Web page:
Summer-Harvest Vegetable Soup
As we move past mid-September, the Palouse-Clearwater region has been experiencing some hints of the transition from summer to fall. I find this a bittersweet time, because I love the changing fall leaves and their crunch and shadows on the sidewalks, the abundance of harvest season, and when it is a bit cold and rainy it is a perfect excuse to start making soup again! Especially after we spent a chilly weekend afternoon pressing some early apple cider with our friends, at Bishop’s orchard in Garfield, WA.
This year, I’m looking forward to fall and winter more than usual, after discovering the amazing news that Deep Roots Farm is doing a winter CSA for the 2015/2016 “season” – read more about it on their website.
Lot’s of great local food events have been going on in the area this week. It is Buy Local week, and Moscow is leading the way with many events hosted over there, like the “Just Eat It” film that showed last night at the Kenworthy. Turn-out was very good and it was nice to see the topic of food waste joining the conversation on resource conservation. There’s good stuff happening all week, including the fair opening today, and tomorrow, when Donna Mills will be giving a talk (right up my alley!) on “Eat Local Save Money” – which will be happening at the 1912 center over the lunch-hour. This will be followed in the evening by a Family-Style dinner at the Moscow Brewing Company featuring food from local producers. While you’re participating in all of this great stuff in Moscow, don’t forget to stop by the Moscow Food Co-op where, this week, members can save 15% on one shopping trip of their choice, and is a great chance to stock up on some favorites! On the Pullman side of things, tonight a celebration potluck dinner at the Eggert Family Organic Farm at WSU. The WSU Tukey orchard has also started their fall fruit sales and provides a great opportunity to pick up some yummy local plums, pears, and apples.
In celebration of all of this bounty, my mom gave me a box of summer veggies from her beautiful garden. They were a great excuse to make a wonderful late-summer soup and because the vegetables were home-grown, it made this soup really inexpensive to make. Soups I make at this time of year, typically go in a different direction than real fall and winter soups. Mainly in that they tend to be lighter and fresh in flavor and texture. Two things that I love to include are fresh sweet corn (Wilson Banner Ranch has been having a great harvest this year!) and fresh herbs. I’m sharing how mine came together but this is a really great recipe to use the abundance of fresh veggies that can overrun the fridge this time of year, it is flexible and can be adapted with whatever produce is on hand, and your favorite tastes (you can also add your favorite protein). If you are looking for a quick and easy (one-time commitment -that will keep you coming back for more) way to get in on some of this summer bounty with your own box of veggies, head over to the Palouse-Grown Market to check out all that is available to simply order online and pick up at the Tuesday Grower’s Market in Moscow.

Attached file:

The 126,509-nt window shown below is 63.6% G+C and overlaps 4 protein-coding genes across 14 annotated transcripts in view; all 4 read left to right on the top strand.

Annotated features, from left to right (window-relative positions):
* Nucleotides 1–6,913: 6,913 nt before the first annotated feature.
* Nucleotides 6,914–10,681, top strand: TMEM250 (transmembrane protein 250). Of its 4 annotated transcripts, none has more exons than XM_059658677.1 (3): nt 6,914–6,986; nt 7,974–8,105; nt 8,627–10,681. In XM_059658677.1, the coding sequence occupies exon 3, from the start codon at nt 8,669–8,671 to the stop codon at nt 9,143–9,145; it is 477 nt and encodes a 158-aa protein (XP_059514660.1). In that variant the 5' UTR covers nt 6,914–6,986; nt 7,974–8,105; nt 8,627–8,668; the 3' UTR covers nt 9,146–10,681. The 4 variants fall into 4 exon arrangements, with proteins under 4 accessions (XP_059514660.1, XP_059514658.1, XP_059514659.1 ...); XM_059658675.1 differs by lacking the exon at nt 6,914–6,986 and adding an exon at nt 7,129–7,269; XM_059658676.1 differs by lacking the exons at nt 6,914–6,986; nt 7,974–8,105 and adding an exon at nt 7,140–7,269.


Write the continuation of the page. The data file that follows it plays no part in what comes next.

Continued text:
Summer-harvest vegetable soup:
This soup starts with leeks (or onions), sliced the long way and then across to give 1/4″-1/2″ half-leek slices, soil often accumulates in the layers of the leek, and it is good at this point to toss the slices into a colander and give them a good rinse
Sautee the leeks in your favorite cooking oil/fat for a few minutes, until tender, in a nice big stock pot over medium heat, then add crushed garlic
Then, some cubed potatoes, diced carrots, and celery, go into the pot and should be stirred around periodically for a few (3-ish) minutes, being conscientious of not burning the leeks
Now, add some sliced red pepper, and keep stirring while they sautee for about 1 minute (I’m still loving the fresh ones from Tonnemaker farms that I’ve been getting from the Moscow Farmer’s Market.)
Now, add a few cups of vegetable or chicken broth, or just water, with some salt, and let it simmer for about 10 minutes, until the potatoes start to get tender
While those are simmering, you can prep the other veggies to go into the soup, these will be the vegetables that don’t take as long to cook – in my case, it was the sweet corn being cut off the cob, cutting the ends off of the green beans and slicing up some summer squash
Once the potatoes are almost tender, the corn, green beans and summer squash can go in, along with some black pepper and Italian (or your favorite) seasoning along with some more broth or water to bring the soup to your favorite consistency
After about 5 minutes, or when the vegetables have arrived at your favorite level of doneness/texture it is time to add some fresh basil, parsley, or your favorite other fresh herb(s) to top off the soup
Then, it can be served with some fresh, local bread – mine was with a nice seeded baguette from the Pullman Farmer’s Market, fresh tomatoes on the side (thanks Omache Farm!) and some warm apple cider, on a rainy day in the Palouse’s transition season
What are your favorite summer soups and favorite ways to celebrate the harvest season? Have you attended any of the Eat Local events happening around the area? Tell us about it in the comments –
Always with gratitude- especially to Shane McFarland for helping to clean up the messes I make!
#beans #soyfree #Carrots #bread #paleo #Vegetarian #dairyfree #Glutenfree #eggfree #Vegan #potatoes #peppers